Anshu Arora LLM, MSc, PMP

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Real estate association economist asks if B.C.’s flipping tax is worth the trouble

Policy watchers are split on the value of B.C.’s plans for a provincial flipping tax targeting those looking to make a quick buck in the real estate market. Brendon Ogmundson, chief economist of the B.C. Real Estate Association, says the tax could end up reducing the overall number of homes on the market while only applying to a small number of properties.

Paul Kershaw, a policy professor at the University of B.C. and founder of the think tank Generation Squeeze, said while the tax may only impact a small number of properties, it sends an important message that the province is “recalibrating” around the principle of having a home first and an investment second.

“We still need to turn our attention to the here and now, looking back at how much wealth has already been accumulated, and just putting in a flipping tax is not going to address that,” he said. As of Jan. 1, 2025, homes in B.C. sold within the first year after being purchased will face a tax rate of 20 per cent of the profit, while that tax rate drops gradually to zero after two years.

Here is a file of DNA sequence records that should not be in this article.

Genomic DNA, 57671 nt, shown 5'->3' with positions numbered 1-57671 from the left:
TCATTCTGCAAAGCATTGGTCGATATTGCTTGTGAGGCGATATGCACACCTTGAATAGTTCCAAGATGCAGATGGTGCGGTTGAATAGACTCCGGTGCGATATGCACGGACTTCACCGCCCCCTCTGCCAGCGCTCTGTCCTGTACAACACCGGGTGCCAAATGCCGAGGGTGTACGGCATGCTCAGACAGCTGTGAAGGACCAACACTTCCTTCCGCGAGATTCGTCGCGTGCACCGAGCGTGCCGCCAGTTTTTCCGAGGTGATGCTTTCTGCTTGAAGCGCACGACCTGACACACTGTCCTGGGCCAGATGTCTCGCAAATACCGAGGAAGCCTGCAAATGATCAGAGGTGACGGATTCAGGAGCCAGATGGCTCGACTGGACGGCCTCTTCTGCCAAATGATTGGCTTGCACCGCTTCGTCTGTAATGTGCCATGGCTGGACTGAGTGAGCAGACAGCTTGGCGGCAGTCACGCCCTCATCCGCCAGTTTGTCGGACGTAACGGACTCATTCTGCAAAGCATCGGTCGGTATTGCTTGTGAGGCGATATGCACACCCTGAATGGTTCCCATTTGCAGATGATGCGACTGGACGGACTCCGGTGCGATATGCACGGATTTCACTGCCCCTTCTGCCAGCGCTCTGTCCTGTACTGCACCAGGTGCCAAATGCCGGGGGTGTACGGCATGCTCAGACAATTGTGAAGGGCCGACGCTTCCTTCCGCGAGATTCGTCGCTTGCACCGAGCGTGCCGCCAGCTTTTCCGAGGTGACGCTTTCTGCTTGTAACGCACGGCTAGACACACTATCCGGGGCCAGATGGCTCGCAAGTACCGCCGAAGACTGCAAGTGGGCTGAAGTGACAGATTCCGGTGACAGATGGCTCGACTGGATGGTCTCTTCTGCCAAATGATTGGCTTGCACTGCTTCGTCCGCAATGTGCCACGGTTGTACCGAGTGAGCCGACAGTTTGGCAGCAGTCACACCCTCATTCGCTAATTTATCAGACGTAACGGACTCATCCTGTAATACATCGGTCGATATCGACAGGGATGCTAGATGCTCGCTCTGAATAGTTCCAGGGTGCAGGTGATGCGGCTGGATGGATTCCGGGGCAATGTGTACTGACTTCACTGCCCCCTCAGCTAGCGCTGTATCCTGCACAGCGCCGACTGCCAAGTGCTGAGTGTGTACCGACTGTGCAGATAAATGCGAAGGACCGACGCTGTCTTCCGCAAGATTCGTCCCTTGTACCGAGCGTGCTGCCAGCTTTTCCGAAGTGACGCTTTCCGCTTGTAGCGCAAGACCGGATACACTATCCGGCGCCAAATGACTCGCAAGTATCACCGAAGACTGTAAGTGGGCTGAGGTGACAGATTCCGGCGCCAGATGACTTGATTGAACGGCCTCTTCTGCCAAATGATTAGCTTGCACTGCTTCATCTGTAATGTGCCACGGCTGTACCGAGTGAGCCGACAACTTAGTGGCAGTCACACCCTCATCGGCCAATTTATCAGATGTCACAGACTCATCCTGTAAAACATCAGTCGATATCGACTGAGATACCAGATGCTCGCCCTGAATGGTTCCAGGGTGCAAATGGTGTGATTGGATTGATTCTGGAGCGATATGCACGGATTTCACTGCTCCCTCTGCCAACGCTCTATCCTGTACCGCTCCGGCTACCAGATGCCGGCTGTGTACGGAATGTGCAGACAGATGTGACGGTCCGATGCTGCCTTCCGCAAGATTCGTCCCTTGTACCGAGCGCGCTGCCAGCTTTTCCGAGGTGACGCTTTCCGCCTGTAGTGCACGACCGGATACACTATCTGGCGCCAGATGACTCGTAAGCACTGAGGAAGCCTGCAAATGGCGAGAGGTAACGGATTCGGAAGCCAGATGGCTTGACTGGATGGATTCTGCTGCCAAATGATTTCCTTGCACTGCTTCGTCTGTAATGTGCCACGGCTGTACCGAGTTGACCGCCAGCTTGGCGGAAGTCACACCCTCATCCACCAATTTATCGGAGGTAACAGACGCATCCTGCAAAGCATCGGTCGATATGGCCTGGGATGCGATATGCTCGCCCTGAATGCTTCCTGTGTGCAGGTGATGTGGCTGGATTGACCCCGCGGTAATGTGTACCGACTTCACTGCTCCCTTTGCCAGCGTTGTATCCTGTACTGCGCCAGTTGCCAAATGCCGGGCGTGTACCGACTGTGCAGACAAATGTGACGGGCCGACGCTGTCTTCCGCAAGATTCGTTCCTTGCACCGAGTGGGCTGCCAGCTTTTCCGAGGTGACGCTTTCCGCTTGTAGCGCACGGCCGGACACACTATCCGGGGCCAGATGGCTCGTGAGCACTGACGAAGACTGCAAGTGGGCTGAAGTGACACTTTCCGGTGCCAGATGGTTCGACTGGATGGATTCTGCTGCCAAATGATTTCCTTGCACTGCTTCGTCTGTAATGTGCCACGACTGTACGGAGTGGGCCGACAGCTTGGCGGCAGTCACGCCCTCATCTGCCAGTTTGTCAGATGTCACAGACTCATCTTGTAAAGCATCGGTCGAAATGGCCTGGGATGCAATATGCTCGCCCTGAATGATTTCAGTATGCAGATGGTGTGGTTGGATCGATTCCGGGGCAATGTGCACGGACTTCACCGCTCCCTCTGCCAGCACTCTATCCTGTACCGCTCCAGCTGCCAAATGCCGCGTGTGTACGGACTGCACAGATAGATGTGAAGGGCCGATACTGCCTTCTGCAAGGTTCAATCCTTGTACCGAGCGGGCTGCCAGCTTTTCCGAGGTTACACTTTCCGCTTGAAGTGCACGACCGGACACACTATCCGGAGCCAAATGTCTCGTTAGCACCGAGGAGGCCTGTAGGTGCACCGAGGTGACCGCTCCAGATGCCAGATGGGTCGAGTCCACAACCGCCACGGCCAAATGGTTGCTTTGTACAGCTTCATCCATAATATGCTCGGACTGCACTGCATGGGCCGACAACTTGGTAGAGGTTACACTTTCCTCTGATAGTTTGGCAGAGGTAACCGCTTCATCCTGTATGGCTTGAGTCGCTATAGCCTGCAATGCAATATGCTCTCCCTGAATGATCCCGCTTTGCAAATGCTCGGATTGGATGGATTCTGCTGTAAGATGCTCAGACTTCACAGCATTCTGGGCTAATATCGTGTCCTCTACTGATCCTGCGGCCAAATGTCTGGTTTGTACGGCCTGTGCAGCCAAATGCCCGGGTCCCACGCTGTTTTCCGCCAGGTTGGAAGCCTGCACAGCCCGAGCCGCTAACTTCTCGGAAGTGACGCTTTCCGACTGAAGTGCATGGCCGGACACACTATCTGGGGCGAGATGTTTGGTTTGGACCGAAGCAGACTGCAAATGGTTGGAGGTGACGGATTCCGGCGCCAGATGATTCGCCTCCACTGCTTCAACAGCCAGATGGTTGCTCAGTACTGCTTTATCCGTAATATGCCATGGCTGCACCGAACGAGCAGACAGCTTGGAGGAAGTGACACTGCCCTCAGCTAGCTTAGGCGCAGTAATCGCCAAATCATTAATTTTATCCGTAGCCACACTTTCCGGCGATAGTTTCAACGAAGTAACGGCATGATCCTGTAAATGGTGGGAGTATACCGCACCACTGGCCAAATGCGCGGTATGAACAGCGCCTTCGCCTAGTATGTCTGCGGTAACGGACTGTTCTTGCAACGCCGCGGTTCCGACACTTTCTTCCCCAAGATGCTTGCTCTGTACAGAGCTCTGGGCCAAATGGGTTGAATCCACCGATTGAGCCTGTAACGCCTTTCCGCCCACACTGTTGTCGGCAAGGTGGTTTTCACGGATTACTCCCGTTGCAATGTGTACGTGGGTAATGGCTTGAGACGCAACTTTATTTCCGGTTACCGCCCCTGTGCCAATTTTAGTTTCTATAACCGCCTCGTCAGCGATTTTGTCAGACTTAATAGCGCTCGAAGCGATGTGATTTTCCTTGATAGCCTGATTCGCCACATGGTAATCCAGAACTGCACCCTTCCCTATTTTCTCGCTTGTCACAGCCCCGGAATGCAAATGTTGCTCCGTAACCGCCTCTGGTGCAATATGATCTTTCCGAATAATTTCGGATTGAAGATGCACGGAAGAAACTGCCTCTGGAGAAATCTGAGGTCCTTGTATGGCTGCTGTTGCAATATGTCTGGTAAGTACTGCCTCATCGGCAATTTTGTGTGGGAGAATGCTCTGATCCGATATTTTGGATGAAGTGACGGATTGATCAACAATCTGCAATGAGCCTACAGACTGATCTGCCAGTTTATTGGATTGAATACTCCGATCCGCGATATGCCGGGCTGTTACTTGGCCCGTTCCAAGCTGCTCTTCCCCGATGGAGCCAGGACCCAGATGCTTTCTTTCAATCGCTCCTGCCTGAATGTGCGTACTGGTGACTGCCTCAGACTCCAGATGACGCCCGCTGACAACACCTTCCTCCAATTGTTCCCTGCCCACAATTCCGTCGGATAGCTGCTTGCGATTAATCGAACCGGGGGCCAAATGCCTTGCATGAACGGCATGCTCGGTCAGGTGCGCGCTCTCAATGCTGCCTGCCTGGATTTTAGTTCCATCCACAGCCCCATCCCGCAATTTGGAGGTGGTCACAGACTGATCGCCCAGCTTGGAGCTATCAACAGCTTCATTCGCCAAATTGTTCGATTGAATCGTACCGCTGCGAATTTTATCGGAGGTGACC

Ogmundson said about 10 per cent of real estate transactions in Metro Vancouver take place within two years of a purchase, and many of those would qualify under a long list of exemptions including divorce or job relocation. He said would-be sellers who don’t qualify for an exemption but are near the end of the two-year window may be tempted to wait it out.

“It’s a very real risk that because of the way this policy is written, how it discourages potential listings, that you could end up with prices higher than they would have been otherwise,” he said. Kershaw said B.C.’s housing situation is caused by more than issues with supply and people have normalized the idea that housing prices will continue to rise.

While crediting Premier David Eby with having “better housing policy than any premier we’ve had before,” Kershaw said it’s not accurate for the premier to blame all of the province’s housing woes on abuse from investors. “What we need to be saying is, hard truth: We’ve created a lot of housing unaffordability in this province over the last many years, but we’ve also created a lot of housing wealth,” he said.









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